wavelength wrote:
> ecm wrote:
> > jilliesmother wrote:
> > > A mom looking for the best point and shoot (35 mm quality photos) with
> > > the shortest lag time? What are your recommendations?

> >
> > I have to say, if shutter lag is really a problem, the dSLR's will beat
> > anything else, hands down.
> >

>
> What I have been saying is that most low end dSLR's actually don't beat
> the top end Sony models when it comes to full AF press shutter release
> lag times.
>
> The DSC-H1 and DSC-v3 both beat the D50 hands down, not the other way
> around. Just go to imaging-resource.com and check the times.


Some of the newer cameras are starting to do MUCH better.... a trend I
really hope continues. But the published times aren't everything,
there's also the "feel" of the camera. I've tried out (for example) the
Fuji F10; the numbers (on dpreview, IIRC; they're down this am) say
it's ~1/2 second for "full press" lag, so including autofocus, exposure
metering, and image capture but not storage - faster than, for example,
the Canon dRebel. However, get it in your hands and it's not as good as
the numbers say; it still has a noticable (and irritating) lag. Maybe
the new Sony's are different, I haven't tried them. The Canon dRebel I
borrowed last Christmas, OTOH, felt as close to my old manual Nikon SLR
as I've been in a looong time..... I know, it's not the fastest, but
it's the one I've had my hands on. I guess the word I'd use is it felt
a lot more "responsive". Subjective impression, yes; it doesn't make a
lot of sense. But it's enough that this old scientist is willing to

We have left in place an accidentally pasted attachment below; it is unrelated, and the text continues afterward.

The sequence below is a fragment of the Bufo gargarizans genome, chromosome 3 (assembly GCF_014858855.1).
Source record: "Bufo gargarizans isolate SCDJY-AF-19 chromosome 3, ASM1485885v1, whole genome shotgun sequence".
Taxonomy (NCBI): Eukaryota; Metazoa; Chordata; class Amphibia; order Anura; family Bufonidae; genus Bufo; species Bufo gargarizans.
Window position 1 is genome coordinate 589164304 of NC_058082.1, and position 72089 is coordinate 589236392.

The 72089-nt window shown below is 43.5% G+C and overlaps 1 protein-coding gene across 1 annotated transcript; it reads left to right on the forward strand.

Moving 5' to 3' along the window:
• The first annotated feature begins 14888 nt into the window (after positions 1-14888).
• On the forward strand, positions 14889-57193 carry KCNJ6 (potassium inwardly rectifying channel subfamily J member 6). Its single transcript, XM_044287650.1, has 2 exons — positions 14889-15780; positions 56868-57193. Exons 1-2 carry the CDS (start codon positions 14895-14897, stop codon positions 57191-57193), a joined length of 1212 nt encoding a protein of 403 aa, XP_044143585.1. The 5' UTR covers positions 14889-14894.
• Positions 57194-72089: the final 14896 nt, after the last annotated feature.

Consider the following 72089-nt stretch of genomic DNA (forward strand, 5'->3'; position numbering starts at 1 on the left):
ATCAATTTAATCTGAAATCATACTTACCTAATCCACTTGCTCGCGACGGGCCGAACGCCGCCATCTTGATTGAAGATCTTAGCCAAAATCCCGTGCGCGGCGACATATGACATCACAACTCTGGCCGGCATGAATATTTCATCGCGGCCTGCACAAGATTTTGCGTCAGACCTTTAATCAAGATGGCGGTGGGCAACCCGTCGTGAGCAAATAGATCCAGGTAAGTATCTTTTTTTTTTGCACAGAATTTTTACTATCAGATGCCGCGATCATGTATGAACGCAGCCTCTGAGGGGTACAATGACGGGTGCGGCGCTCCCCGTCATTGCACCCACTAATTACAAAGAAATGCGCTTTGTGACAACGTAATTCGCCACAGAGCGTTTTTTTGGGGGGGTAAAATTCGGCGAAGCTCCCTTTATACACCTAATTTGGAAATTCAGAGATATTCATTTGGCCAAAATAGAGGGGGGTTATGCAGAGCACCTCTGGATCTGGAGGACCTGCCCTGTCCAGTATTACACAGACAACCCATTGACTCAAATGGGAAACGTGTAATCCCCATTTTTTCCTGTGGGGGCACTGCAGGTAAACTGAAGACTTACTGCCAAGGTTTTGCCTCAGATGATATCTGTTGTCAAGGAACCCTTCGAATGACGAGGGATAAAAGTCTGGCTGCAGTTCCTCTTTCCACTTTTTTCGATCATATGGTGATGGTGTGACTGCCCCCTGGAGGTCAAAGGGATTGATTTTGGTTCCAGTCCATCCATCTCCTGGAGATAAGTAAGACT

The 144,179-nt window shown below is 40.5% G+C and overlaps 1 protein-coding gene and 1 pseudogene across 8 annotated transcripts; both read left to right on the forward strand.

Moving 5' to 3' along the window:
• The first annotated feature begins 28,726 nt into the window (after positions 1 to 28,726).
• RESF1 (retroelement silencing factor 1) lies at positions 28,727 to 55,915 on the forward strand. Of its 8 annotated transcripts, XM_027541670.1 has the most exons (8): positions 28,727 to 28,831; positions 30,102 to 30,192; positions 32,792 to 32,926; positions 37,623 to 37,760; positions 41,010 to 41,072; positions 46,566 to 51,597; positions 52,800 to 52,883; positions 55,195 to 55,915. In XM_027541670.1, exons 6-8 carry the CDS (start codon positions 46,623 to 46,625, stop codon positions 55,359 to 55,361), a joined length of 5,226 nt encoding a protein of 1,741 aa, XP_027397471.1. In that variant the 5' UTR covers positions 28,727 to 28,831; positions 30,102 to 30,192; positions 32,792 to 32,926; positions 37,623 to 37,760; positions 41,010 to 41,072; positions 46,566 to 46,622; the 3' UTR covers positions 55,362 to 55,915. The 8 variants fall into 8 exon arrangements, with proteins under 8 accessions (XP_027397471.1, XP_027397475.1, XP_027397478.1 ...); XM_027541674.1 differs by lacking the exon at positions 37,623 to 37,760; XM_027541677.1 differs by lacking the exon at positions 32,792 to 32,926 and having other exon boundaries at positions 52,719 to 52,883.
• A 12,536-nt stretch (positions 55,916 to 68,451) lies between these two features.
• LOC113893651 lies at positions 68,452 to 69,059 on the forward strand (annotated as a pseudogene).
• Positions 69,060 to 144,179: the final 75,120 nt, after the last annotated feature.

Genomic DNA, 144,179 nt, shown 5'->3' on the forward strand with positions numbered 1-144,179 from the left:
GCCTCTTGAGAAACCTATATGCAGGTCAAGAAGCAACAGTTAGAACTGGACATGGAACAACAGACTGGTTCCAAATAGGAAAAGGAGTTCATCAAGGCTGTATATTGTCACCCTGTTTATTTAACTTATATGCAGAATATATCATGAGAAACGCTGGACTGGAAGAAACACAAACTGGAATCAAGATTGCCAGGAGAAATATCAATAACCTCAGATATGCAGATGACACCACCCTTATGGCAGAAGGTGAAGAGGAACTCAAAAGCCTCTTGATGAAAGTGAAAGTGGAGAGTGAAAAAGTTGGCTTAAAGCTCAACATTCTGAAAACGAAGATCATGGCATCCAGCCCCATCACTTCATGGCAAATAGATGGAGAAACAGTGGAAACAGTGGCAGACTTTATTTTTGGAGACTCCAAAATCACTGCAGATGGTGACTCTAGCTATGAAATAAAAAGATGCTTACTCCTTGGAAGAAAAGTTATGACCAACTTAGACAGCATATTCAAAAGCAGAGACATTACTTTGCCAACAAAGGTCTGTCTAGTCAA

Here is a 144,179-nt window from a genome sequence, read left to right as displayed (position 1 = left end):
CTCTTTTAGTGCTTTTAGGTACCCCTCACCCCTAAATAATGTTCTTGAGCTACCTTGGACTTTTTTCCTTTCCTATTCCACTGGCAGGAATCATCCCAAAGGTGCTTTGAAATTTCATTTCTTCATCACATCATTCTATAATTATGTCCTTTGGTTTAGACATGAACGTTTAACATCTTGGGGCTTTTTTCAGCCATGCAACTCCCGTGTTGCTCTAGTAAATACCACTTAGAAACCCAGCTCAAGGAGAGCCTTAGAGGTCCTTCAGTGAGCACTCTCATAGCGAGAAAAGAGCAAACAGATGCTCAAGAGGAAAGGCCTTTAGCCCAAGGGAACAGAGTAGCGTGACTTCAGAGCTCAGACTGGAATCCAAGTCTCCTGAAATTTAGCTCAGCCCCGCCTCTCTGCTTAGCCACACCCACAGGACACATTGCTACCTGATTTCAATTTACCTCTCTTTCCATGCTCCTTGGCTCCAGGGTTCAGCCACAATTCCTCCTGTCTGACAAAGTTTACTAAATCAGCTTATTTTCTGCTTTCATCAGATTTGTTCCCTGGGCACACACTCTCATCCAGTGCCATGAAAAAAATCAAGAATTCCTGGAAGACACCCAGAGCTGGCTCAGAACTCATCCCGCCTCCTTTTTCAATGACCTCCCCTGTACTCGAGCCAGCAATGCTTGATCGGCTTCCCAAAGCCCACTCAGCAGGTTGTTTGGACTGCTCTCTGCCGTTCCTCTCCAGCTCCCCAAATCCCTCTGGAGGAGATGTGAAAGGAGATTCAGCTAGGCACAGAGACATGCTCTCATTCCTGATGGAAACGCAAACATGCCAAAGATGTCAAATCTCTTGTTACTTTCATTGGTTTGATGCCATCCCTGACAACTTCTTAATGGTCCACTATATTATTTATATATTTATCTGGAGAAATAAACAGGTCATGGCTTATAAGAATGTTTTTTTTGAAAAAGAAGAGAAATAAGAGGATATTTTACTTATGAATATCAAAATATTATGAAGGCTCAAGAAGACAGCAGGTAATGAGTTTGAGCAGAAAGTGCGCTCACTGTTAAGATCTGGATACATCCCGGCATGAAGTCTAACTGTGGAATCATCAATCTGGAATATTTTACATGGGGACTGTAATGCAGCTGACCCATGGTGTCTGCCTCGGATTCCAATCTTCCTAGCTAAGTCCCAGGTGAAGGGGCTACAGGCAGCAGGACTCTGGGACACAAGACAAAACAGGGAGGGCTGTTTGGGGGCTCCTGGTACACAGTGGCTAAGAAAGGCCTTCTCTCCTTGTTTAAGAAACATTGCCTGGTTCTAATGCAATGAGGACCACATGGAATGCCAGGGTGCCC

abandon the empirical method, and wait until he can afford a dSLR.
>
> This is the real reason that Konica Minolta and Sony have teamed up.
> Sony wanted SLR body, lens, camera control engineering and ergonomics,
> and CCD shift Anti-shake from Konica, and Konica wants Sony's laser
> range finder for focusing (in complete darkness even), better CMOS and
> CCD sensors, internal electronics and software experience.
>
> Alot of people have discounted this team-up, but I imagine that they
> will be a force to be reckoned with.


I think this is an awesome team-up, I think that there's been a lot of
sour grapes - worried they'll have to upgrade too soon? Not invested in
Minolta lenses? The Maxxum 5D is ALMOST enough to make me invest,
but.... I don't know. There's no reviews yet, we'll have to see. I
started in photography with a Minolta Hi-Matic F viewfinder camera, so
I'm very fond of Minolta's lenses. And as I've said, Sony puts together
quality products - if only they didn't stick to their proprietary
memory....

Frankly, things are so tough in the digital camera arena right now, I'd
not be surprised to see a Nikon-Samsung or Pentax-Canon (or whatever,
I'm picking them out of the hat) in the near future. There's already
the Olympus-Panasonic team that has the potential to do great things,
as long as they survive the next few years.

ECM